v. To artfully trim a beard or other facial hair.
Auto-topiarising your beard is difficult for the partially sighted man.
—Douglas Walker, “Auto-topiarising,” Twitter, September 13, 2015
William Shakespeare, without his sharply topiarised chin, its pointiness so expressive of wit and intelligence, would have had the face of a balding sheep.
—John Walsh, “What’s all the fuzz about, then? Jeremy Paxman's new beard lights up the Twitterverse,” The Independent (London), August 13, 2013
Poor Edgar Allan Poe. For years he groomed that personality-defining black moustache sitting like a mournful raven on his upper lip. Then along comes John Cusack in The Raven wearing a full-order goatee. Can’t Hollywood get anything right? Cusack looks too handsome, too topiarised.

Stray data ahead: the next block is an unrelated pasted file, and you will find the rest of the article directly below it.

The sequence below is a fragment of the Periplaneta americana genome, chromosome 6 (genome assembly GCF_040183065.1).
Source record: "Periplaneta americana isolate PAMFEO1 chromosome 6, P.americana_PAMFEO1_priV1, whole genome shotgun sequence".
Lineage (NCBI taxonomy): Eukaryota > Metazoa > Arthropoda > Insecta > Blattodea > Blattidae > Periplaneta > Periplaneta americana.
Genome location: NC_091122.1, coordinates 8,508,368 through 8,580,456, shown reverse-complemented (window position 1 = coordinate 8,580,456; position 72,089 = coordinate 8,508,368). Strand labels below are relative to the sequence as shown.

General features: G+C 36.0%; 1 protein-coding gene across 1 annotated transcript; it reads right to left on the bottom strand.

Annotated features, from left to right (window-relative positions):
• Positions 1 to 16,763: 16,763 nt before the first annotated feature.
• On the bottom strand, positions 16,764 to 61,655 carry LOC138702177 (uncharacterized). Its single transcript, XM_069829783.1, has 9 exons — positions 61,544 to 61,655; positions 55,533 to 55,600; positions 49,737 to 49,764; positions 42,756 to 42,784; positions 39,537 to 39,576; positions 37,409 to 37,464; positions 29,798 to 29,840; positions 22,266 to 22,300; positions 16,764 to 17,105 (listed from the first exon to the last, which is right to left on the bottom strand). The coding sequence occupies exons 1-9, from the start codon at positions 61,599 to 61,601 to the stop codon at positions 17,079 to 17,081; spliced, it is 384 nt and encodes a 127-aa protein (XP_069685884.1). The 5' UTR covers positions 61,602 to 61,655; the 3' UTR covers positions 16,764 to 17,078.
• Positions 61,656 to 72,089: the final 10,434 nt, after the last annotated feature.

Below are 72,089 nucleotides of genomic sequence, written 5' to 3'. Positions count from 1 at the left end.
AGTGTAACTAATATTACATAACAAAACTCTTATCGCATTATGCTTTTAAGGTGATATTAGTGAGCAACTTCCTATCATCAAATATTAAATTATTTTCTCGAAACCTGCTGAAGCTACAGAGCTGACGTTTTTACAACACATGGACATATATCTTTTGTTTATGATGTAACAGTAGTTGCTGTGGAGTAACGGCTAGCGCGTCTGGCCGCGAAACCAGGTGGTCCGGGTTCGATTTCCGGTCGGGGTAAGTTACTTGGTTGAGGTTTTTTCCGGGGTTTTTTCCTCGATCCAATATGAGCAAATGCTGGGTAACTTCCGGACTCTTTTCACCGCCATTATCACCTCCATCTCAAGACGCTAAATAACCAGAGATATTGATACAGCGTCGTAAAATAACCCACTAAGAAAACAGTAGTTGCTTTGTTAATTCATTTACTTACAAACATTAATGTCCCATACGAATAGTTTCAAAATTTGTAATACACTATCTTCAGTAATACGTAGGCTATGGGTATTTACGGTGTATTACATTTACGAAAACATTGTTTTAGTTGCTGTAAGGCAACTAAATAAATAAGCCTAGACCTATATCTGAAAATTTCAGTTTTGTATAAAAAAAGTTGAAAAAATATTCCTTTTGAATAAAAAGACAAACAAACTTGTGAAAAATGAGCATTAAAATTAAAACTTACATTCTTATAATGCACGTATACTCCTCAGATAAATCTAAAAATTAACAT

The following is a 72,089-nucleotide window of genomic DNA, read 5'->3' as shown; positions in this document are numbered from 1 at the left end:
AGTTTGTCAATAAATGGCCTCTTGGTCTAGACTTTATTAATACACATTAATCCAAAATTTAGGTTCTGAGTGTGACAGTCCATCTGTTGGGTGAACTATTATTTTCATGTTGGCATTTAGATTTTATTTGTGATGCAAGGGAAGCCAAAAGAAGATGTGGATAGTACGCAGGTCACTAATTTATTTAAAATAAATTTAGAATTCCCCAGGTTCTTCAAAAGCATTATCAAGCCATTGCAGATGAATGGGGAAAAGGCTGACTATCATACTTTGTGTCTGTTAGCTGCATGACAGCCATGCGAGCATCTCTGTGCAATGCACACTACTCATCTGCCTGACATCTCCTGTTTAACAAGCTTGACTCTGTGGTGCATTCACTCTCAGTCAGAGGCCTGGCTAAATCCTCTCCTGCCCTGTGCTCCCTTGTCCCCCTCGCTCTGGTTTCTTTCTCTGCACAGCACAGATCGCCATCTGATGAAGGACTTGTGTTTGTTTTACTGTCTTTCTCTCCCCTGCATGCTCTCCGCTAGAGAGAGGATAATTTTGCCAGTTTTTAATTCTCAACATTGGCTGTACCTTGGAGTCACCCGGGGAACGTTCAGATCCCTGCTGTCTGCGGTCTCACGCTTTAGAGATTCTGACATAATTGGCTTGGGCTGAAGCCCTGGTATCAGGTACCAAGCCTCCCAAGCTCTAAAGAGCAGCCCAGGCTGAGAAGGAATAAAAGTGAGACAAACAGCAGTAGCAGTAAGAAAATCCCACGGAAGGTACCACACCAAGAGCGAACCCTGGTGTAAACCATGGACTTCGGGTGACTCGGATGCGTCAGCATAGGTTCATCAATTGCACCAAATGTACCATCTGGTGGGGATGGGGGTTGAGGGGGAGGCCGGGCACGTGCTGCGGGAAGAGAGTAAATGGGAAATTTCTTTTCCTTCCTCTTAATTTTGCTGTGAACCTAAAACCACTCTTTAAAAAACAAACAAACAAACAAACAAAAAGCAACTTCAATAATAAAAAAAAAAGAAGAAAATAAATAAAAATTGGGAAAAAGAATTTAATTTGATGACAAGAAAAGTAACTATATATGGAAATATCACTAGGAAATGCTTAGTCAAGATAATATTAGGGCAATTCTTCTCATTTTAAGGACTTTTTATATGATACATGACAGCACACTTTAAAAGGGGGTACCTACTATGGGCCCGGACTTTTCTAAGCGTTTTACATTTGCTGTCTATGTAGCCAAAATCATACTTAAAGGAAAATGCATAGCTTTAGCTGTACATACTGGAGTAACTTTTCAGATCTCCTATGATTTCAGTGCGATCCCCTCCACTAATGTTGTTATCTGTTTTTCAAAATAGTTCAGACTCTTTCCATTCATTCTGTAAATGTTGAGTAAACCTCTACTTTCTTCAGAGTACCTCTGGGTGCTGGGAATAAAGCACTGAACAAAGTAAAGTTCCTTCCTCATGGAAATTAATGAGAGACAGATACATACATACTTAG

—Nigel Andrews, “A moral tale — but of the French kind,” The Financial Times, March 08, 2012
1993 (earliest)
Connery, his beard topiarised to a silvery point, bonds Bondishly with Snipes — gunpowder-dry gags and plenty of oneupmanship — but they never quite spark, leaving the film's Eastern promise unfulfilled.
—Quentin Curtis, “It's just a bloody farce: Quentin Tarantino: genius, or gore bore?,” The Independent (London), October 17, 1993
This noun-to-verb conversion of the word topiary — the clipping and trimming of shrubs and other plants into artful shapes (a term that dates to the late 16th century) — has been a consistent member of the gardening lexicon since at least the mid-1950s.